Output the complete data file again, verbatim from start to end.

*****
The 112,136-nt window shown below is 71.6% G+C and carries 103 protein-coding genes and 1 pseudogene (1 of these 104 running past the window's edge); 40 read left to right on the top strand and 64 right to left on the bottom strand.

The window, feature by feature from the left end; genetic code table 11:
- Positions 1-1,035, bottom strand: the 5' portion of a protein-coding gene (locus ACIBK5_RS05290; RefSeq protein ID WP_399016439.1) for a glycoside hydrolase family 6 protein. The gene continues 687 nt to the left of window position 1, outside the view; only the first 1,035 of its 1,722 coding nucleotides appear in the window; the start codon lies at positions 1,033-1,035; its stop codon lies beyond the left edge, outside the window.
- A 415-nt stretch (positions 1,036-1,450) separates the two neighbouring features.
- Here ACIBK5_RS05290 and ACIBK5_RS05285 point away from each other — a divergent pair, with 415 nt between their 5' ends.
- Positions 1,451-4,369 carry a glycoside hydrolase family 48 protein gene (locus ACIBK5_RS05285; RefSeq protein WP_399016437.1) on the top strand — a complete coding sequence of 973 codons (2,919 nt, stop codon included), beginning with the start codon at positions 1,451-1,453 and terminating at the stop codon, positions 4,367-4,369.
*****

The 112,136-nt window shown below is 71.6% G+C and carries 103 protein-coding genes and 1 pseudogene (1 of these 104 running past the window's edge); 40 read left to right on the top strand and 64 right to left on the bottom strand.

The window, feature by feature from the left end; genetic code table 11:
- Positions 1-1,035, bottom strand: the 5' portion of a protein-coding gene (locus ACIBK5_RS05290; RefSeq protein ID WP_399016439.1) for a glycoside hydrolase family 6 protein. The gene continues 687 nt to the left of window position 1, outside the view; only the first 1,035 of its 1,722 coding nucleotides appear in the window; the start codon lies at positions 1,033-1,035; its stop codon lies beyond the left edge, outside the window.
- A 415-nt stretch (positions 1,036-1,450) separates the two neighbouring features.
- Here ACIBK5_RS05290 and ACIBK5_RS05285 point away from each other — a divergent pair, with 415 nt between their 5' ends.
- Positions 1,451-4,369 carry a glycoside hydrolase family 48 protein gene (locus ACIBK5_RS05285; RefSeq protein WP_399016437.1) on the top strand — a complete coding sequence of 973 codons (2,919 nt, stop codon included), beginning with the start codon at positions 1,451-1,453 and terminating at the stop codon, positions 4,367-4,369.